Peace laureates in NI for conference

The Nobel Women’s Initiative event held at the Culloden Hotel, Co Down will explore ways of increasing global security by ending war and militarism.

The conference is being hosted by Mairead Maguire, NI’s winner of the Nobel Peace Prize in 1976 for her work with Peace People. The organisation was set up to help end the conflict in the region.

Ms Maguire is being joined in Belfast for the three day event by fellow Laureates Leymah Gbowee of Liberia, Tawakkol Karman of Yemen, Iran’s Shirin Ebadi, Rigoberta Menchu Tum of Guatemala and America’s Jody Williams.

It was launched on Monday afternoon with a special event at Belfast City Hall attended by 400 invited guests.

We have a great record of peace making; the rejection of the bomb and bullet and the commitment of people to solve problems are tremendously inspiring to people working in conflict situations.

Mairead Maguire

Many of the original Peace People members who marched in the iconic mass rallies in Northern Ireland in the mid 1970s are expected to attend the conference.

More than 100 women from all over the world, who have experienced conflict, will also attend to speak on subjects such as bringing an end to militaristic methods of solving conflict, and preventing rape and gender violence in areas of conflict.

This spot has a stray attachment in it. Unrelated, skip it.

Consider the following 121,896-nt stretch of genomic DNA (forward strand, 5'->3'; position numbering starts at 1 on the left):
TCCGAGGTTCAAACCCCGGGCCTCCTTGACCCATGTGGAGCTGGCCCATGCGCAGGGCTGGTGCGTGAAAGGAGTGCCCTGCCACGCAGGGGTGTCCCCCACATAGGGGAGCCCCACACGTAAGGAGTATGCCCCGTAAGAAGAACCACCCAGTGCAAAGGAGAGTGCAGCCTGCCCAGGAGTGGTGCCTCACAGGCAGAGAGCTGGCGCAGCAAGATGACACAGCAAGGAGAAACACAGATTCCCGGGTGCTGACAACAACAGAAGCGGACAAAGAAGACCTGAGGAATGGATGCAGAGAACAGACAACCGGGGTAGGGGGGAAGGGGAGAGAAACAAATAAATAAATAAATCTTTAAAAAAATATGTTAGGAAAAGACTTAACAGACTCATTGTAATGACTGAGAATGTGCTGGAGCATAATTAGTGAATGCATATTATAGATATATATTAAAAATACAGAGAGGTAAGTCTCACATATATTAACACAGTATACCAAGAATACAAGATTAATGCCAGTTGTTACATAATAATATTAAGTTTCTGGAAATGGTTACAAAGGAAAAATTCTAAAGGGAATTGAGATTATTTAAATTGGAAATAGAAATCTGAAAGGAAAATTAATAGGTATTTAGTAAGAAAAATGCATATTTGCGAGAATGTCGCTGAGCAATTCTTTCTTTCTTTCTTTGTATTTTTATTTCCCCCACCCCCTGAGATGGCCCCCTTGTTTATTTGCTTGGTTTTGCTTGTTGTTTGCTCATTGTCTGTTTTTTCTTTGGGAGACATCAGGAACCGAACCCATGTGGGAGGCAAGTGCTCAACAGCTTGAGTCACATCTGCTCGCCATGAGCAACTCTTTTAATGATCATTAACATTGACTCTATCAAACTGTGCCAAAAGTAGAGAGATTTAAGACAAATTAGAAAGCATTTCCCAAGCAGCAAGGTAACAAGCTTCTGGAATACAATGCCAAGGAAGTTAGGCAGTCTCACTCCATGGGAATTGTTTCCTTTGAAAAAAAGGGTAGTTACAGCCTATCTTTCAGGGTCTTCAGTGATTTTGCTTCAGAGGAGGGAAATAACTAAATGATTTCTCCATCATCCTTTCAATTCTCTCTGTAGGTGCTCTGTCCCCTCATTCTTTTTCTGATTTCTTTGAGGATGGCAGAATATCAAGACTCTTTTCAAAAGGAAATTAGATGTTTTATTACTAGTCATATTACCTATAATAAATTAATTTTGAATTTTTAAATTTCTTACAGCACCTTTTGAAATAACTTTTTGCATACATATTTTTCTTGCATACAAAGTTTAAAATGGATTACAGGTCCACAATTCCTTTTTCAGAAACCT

Ms Maguire said many of the international participants were drawn to the conference because of the global reputation Northern Ireland has for bringing its own long-standing conflict to an end.

“The peace process in Northern Ireland gives hope and inspiration to the people living in fear of violence today,” she said.

The conference will look at ways of ending the use of sexual violence and rape as a strategy of war. It will also analyse the devastating economic and environmental effects on areas suffering from ongoing conflict.

Creative and innovative strategies that have led to an end to conflict in some parts of the world are set to be explored as well as the importance of involving women in peace processes as a tactic for avoiding further conflict.